Meggie's father has a wonderful talent: When he reads aloud, the characters literally come to life, an ability he discovered while he read from the story Inkheart.
Inkheart © 2007 Internationale Filmproduktion Blackbird Erste GmbH& Co. KG. TM New Line Productions, Inc. Package Design & Supplementary Material Compilation © 2009 New Line Productions, Inc. All rights reserved.
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Tween-targeted fantasy adaptation is no Harry Potter.
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Tomatometer®reviews counted: 27see all Inkheart reviews
Top Critic Reviews
Rotten: A movie that can produce the image of Helen Mirren astride a unicorn has some claim on the audience's interest, and a movie that can make that image seem perfectly uninteresting is in some serious trouble.
- A.O. Scott, New York Times, Friday, January 23, 2009
Rotten: The film's storybook Alpine vistas are lovely to behold, and bits of humor pop out in welcome moments. Other than that, it never quite springs to life as intended -- not in your kitchen, and not on screen.
- Amy Biancolli, Houston Chronicle, Friday, January 23, 2009
Fresh: The aesthetics of Inkheart are part of what make it such a surprisingly enjoyable experience to watch.
- Ann Hornaday, Washington Post, Friday, January 23, 2009
I have not read the original source material but the movie has a nice wholesome quality with good direction, well used but not overused CGI. I would say a much better job of adapting a fantasy book to big screen than others, IE things like the Seeker Dark Is Rising or even Goodkinds TV series. Overall I enjoyed the show.
- jmanard52, Tuesday, June 30, 2009
It's ironic that a text with such great and obvious love for literature be a movie, but there you go. Every actor in this movie did a really great job and made thier character very memorable without throwing the rest of the characters off balance. I really like the way that this film creates two layers to its narrative, one being the fiction and the other being "real life". It's great to see how the two world interact with each other: the little trappings of our world that the book's villain really relishes, the way fire behaves differently, much to the dismay of Paul Bettany's character, or the wonderment of the book's author at seeing his characters standing in front of him. The film's story is really engaging and rather simple: a guy with the ability to make the words he reads manifest themselves all around him swears off books after he loses his wife in one story and pulls out other, less benign characters. When the book's villain gets a stronghold in the real world, he and his daughter have to use his talent and figure out how best to defend their world. In the meantime, all the characters they meet are engaging and fun. I especially like Andy Serkis as Copernicus, the henchman of the book's villain who's just so thrilled to be in a world where he gets to be the main villain of his own story.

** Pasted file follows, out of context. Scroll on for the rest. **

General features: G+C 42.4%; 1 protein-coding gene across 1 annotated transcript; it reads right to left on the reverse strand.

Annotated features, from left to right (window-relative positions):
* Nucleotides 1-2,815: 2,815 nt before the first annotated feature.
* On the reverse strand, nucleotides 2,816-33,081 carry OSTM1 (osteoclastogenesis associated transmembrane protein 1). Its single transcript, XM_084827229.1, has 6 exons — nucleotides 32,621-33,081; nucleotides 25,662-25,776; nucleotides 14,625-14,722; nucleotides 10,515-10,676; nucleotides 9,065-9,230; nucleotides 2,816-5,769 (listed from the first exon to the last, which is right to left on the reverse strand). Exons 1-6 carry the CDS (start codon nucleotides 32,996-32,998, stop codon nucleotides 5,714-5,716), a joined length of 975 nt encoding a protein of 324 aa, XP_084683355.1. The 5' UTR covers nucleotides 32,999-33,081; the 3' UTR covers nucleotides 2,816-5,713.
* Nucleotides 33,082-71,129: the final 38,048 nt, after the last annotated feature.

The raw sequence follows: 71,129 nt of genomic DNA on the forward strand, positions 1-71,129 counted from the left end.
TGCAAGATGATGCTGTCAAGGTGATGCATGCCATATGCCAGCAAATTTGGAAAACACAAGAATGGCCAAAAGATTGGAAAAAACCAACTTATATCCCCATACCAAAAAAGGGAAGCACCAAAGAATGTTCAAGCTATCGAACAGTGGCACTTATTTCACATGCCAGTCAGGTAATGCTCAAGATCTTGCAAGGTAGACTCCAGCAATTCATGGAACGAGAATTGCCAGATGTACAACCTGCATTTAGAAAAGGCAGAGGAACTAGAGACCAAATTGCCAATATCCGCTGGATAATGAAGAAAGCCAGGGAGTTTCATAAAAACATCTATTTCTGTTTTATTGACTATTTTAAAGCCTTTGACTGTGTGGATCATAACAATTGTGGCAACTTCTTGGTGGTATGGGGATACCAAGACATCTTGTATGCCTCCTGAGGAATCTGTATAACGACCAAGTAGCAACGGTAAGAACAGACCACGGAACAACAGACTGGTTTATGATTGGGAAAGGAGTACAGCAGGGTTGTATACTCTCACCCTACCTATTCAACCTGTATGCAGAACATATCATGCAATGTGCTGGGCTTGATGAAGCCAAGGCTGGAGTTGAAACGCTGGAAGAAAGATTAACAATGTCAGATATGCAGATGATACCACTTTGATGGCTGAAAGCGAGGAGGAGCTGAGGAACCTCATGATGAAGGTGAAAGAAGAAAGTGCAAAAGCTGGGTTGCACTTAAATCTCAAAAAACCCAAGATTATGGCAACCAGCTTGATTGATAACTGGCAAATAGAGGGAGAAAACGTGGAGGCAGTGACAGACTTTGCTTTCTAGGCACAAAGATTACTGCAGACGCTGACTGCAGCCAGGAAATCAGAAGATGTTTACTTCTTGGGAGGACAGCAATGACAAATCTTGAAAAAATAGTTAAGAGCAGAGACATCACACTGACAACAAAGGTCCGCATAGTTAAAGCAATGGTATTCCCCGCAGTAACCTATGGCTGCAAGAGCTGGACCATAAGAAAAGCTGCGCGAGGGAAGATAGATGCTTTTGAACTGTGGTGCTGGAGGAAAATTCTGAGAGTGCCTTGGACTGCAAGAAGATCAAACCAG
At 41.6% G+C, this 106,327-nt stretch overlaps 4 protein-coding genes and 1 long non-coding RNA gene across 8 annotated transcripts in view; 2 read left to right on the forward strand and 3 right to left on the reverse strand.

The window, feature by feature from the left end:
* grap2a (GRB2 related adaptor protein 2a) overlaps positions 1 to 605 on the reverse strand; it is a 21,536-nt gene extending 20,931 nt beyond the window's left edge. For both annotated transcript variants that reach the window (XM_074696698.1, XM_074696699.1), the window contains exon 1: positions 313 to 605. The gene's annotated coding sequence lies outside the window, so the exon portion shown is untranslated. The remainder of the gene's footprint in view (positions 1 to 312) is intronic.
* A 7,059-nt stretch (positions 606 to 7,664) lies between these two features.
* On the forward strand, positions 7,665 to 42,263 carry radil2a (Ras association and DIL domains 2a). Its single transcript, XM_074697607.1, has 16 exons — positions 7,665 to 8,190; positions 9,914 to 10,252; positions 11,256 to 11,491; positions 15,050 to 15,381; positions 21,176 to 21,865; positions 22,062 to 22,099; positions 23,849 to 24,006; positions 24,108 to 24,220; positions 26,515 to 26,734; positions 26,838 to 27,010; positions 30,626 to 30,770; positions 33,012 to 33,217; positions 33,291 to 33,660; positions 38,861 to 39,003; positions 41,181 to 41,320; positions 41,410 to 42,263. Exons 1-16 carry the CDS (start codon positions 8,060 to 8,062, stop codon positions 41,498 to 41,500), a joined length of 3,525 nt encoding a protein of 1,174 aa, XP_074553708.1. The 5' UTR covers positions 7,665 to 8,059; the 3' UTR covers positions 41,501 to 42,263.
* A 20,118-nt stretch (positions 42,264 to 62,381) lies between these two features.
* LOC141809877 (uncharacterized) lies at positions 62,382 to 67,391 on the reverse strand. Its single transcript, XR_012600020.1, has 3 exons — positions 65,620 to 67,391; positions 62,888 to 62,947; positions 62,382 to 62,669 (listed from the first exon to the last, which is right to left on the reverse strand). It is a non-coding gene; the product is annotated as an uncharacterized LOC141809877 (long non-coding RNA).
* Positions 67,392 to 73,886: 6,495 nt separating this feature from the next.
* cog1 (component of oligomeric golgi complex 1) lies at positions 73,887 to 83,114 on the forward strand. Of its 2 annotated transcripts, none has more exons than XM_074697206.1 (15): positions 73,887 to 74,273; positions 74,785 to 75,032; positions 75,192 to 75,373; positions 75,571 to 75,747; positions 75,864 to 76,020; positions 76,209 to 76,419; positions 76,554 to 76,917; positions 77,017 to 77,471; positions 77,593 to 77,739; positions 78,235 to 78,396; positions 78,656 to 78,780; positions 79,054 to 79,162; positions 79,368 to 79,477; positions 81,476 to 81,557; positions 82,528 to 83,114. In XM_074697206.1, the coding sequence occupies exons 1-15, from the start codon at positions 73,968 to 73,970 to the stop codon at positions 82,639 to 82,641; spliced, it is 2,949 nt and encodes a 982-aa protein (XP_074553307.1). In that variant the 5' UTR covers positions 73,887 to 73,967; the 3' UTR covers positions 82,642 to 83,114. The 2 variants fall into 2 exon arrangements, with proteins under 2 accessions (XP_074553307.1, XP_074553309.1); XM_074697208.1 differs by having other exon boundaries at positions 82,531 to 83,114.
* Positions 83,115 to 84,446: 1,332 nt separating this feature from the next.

- MidnightMadwoman, Monday, September 27, 2010